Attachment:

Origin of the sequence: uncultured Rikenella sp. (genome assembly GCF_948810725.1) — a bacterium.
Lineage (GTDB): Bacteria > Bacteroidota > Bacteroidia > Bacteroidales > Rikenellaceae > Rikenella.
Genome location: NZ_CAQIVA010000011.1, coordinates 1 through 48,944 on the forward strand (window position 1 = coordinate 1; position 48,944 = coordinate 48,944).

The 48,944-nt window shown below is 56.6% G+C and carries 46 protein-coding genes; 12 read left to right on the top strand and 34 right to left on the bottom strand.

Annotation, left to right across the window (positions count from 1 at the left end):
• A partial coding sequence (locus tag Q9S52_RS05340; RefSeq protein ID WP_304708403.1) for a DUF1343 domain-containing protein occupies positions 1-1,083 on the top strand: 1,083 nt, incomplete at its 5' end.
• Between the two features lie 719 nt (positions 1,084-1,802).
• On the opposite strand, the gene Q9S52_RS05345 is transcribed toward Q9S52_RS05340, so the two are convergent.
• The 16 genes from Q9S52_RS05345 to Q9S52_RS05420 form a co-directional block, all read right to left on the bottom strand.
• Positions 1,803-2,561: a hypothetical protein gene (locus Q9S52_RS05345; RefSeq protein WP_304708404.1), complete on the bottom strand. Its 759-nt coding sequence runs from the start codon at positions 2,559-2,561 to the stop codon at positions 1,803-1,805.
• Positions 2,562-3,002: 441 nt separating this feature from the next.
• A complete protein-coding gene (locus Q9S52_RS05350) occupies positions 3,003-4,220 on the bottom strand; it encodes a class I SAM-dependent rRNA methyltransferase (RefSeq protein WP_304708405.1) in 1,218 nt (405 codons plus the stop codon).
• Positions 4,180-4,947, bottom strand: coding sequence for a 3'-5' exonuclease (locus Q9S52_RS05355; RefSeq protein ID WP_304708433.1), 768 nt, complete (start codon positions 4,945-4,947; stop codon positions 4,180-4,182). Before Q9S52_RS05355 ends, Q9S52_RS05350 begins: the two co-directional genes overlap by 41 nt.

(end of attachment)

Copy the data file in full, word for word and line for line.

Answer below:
Origin of the sequence: uncultured Rikenella sp. (genome assembly GCF_948810725.1) — a bacterium.
Lineage (GTDB): Bacteria > Bacteroidota > Bacteroidia > Bacteroidales > Rikenellaceae > Rikenella.
Genome location: NZ_CAQIVA010000011.1, coordinates 1 through 48,944 on the forward strand (window position 1 = coordinate 1; position 48,944 = coordinate 48,944).

The 48,944-nt window shown below is 56.6% G+C and carries 46 protein-coding genes; 12 read left to right on the top strand and 34 right to left on the bottom strand.

Annotation, left to right across the window (positions count from 1 at the left end):
• A partial coding sequence (locus tag Q9S52_RS05340; RefSeq protein ID WP_304708403.1) for a DUF1343 domain-containing protein occupies positions 1-1,083 on the top strand: 1,083 nt, incomplete at its 5' end.
• Between the two features lie 719 nt (positions 1,084-1,802).
• On the opposite strand, the gene Q9S52_RS05345 is transcribed toward Q9S52_RS05340, so the two are convergent.
• The 16 genes from Q9S52_RS05345 to Q9S52_RS05420 form a co-directional block, all read right to left on the bottom strand.
• Positions 1,803-2,561: a hypothetical protein gene (locus Q9S52_RS05345; RefSeq protein WP_304708404.1), complete on the bottom strand. Its 759-nt coding sequence runs from the start codon at positions 2,559-2,561 to the stop codon at positions 1,803-1,805.
• Positions 2,562-3,002: 441 nt separating this feature from the next.
• A complete protein-coding gene (locus Q9S52_RS05350) occupies positions 3,003-4,220 on the bottom strand; it encodes a class I SAM-dependent rRNA methyltransferase (RefSeq protein WP_304708405.1) in 1,218 nt (405 codons plus the stop codon).
• Positions 4,180-4,947, bottom strand: coding sequence for a 3'-5' exonuclease (locus Q9S52_RS05355; RefSeq protein ID WP_304708433.1), 768 nt, complete (start codon positions 4,945-4,947; stop codon positions 4,180-4,182). Before Q9S52_RS05355 ends, Q9S52_RS05350 begins: the two co-directional genes overlap by 41 nt.